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Kaleem Taylor

'Seeing R&B & Soul being heard, felt, accepted and pushed is inspiring to me'
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 Kaleem Taylor x Evan Dale // Mar 19, 2020 

When it comes to the myriad of unique voices calling home to London and the greater UK Neo-Soul scene, few if any can muster the kind of emotive individuality that comes so naturally to the vocalism of Kaleem Taylor. Having last year released Surface, a short exploration of his ever-more refined sound, Kaleem Taylor has become one of the most recognizable voices carving out his own corner of modern R&B and beyond.

RNGLDR: In recent years, it seems that R&B and Neo-Soul have made particularly long strides in music to the point that in many ways, we’ve entered a new vocal golden era. Artists like Daniel Caesar, SiR, SZA, Sabrina Claudio, and Snoh Aalegra are drastically changing music. At a global scale, what do you think it is that’s pushing such a surge in the scenes?


KALEEM TAYLOR: I put it down people exploring more. I feel like the music has always been there, but people's focus, maybe not so much. It’s a beautiful thing to see and be part of though, for sure, I’m so grateful for the people who have stumbled upon my music and have reached out and told them how it’s made them feel.


RNGLDR: The UK in particular has a unique grip on Neo-Soul and R&B. With a wide range of artists like yourself, Aaron Taylor, and Mahalia, what about the UK music scene is fostering the growth of so many talented and unique vocalists?


KALEEM TAYLOR: Again, I think it’s just a matter of people searching for a feeling. It’s a feeling that I grew up on, it may not be the same as any other era of R&B but it’s a feeling for sure and that’s what a lot of us musicians thrive off. Seeing R&B/Soul being heard, felt, accepted and pushed is inspiring to me.


RNGLDR: "Unique" is a word perhaps placarded on your voice more than any other. Your vocal approach is one-of-a-kind and riddled with emotion. Who have been some of the biggest inspirations behind your delivery? Who are some of the vocalists you admire the most, and why?


KALEEM TAYLOR: To be honest, I love that. I’m attracted to “unique” so reading that felt good. I’ve been attracted to the word or the feeling for as long as I can remember and the artists I love and admire all fall under that category, to me. Artists like D’Angelo, Lauryn Hill, Jasmine Sullivan, Stevie Wonder, Donny Hathaway, there’s so many.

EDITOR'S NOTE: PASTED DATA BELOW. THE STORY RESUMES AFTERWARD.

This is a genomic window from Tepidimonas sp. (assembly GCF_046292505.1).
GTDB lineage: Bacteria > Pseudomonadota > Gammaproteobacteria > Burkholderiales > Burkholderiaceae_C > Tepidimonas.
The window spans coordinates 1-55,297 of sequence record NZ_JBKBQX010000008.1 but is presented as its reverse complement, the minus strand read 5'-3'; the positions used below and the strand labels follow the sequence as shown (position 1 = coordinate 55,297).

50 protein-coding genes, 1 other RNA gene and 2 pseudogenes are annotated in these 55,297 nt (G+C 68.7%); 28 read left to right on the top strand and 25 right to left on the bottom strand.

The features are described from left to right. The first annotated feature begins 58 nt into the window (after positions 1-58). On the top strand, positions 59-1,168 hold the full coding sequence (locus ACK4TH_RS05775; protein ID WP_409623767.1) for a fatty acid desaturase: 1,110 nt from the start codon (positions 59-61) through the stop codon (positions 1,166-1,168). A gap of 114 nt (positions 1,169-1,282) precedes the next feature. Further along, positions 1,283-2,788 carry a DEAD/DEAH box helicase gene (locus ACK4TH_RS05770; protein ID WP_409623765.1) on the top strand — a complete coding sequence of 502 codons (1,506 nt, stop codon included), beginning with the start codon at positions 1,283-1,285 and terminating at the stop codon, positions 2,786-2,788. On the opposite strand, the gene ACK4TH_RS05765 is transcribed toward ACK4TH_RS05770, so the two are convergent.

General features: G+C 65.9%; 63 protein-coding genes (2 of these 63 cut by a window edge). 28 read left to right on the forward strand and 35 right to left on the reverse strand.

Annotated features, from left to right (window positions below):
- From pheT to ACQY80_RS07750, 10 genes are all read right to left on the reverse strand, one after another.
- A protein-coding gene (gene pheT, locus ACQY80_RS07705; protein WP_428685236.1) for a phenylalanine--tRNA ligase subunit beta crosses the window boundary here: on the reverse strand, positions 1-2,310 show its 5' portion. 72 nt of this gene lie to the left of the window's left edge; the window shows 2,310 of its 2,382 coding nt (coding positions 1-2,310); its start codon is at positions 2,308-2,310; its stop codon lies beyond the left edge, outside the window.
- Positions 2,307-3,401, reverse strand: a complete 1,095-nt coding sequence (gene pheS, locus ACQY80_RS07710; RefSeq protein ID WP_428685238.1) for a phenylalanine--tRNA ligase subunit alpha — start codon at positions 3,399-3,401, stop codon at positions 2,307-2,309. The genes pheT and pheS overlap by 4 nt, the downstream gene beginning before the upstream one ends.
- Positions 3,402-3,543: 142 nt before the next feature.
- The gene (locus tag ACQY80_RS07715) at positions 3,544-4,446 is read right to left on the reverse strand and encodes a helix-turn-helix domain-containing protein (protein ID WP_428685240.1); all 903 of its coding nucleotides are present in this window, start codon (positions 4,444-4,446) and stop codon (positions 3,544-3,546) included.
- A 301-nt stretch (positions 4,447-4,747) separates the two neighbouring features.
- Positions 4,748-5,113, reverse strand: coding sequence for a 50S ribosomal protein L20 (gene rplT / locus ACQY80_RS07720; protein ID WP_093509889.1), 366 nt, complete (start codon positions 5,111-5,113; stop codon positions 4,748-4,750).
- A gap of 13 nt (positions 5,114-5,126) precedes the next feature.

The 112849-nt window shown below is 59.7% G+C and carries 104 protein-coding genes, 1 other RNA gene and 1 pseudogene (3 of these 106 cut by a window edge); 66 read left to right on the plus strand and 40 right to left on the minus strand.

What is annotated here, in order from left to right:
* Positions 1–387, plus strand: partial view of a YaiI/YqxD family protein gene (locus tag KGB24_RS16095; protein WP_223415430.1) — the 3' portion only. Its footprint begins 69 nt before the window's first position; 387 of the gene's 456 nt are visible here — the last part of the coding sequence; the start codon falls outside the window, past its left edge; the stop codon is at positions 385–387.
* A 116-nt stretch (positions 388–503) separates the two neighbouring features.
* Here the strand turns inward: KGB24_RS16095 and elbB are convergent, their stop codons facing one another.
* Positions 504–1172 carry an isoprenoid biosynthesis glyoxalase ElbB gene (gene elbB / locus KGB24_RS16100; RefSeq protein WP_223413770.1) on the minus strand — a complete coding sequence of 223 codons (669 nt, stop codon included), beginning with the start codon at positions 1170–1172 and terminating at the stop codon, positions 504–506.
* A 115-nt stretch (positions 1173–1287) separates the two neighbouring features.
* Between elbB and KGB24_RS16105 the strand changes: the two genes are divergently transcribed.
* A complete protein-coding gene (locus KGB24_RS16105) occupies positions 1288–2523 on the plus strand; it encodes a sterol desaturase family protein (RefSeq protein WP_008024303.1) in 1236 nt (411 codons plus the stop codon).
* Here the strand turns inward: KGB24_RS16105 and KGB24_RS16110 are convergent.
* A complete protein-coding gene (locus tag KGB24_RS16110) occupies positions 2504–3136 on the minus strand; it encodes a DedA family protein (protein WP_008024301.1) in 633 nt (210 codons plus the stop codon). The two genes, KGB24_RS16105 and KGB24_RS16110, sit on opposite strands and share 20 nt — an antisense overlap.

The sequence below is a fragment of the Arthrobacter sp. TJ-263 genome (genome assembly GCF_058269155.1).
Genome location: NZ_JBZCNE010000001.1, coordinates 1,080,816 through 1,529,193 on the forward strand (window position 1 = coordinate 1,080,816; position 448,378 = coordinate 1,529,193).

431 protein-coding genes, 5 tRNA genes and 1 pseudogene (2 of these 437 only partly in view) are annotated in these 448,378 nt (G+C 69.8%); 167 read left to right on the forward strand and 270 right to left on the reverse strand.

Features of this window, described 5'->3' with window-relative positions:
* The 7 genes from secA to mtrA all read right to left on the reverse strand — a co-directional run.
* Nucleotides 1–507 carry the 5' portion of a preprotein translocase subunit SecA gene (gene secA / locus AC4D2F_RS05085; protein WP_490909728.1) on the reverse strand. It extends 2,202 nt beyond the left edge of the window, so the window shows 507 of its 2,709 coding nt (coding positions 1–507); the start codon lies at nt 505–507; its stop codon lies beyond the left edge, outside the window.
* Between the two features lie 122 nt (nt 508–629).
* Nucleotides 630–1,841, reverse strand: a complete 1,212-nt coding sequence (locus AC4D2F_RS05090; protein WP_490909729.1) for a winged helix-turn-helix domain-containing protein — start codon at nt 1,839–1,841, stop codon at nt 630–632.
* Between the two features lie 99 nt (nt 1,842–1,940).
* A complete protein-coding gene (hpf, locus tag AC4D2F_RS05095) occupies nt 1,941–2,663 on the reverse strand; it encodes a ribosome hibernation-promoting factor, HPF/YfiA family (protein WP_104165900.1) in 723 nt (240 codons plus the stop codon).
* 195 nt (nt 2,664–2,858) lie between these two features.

RNGLDR: You utilize a balance between modern production with a lot of electronic nuance and organic instrumentation that grants your music a timeless feel. In the sense of your musical influence, who are some of the artists that have driven your sonic texture the most?


KALEEM TAYLOR: This feels like a hard question to answer. I know the feeling I get from music outside of my own but I’ve never really payed attention to or been aware of how their sound has flowed into mine. What I can say is that we’re all inspired by someone or something and we all pull from each other whether we realise it or not.


RNGLDR: We’ve touched on the idea that your sound is able to revive some things about 90’s and early 2000’s R&B that – even amidst such a hyper-talented vocal generation – has been nearly impossible to reclaim. Are you influenced by those eras in particular? What textures from those eras do you try to utilize the most in your music?


KALEEM TAYLOR: Definitely, I would say the most I’ve taken from that era is the fact that I always want to have something to say. It has to be from a real place, it has to mean something to me. Listening back to some of those songs from that era, they felt a lot more vulnerable and I feel that you have to be like that to really create.


RNGLDR: And if you had to choose some favorite artists and projects from those eras, who/what would they be?


KALEEM TAYLOR: D’Angelo - Voodoo 

RNGLDR: Your debut project, Version came out in 2017 and has been received really well around the world. Looking back, what does the project mean for you two years later?


KALEEM TAYLOR: Version really means a lot me. It’s the first time I sat down on my own and went completely with what I feel. Before that I went through a bad patch of not liking anything I was creating, but Version felt like the beginning of me finding my sound.

RNGLDR: Since 2017, with so many talented artists and amazing projects that have come out, what has changed in the R&B and Neo-Soul scenes? What have you liked about the directional changes you’ve noticed? And is there anything textural you preferred from a couple years ago that we’re moving away from now?


KALEEM TAYLOR: Just that there’s so much great music out there, so much love. It just feels beautiful. It feels like a real movement, we just gotta keep moving it forward.


RNGLDR: To date, your biggest solo hit has been By My Side. What do you think about the track made it so relatable and wide-ranging?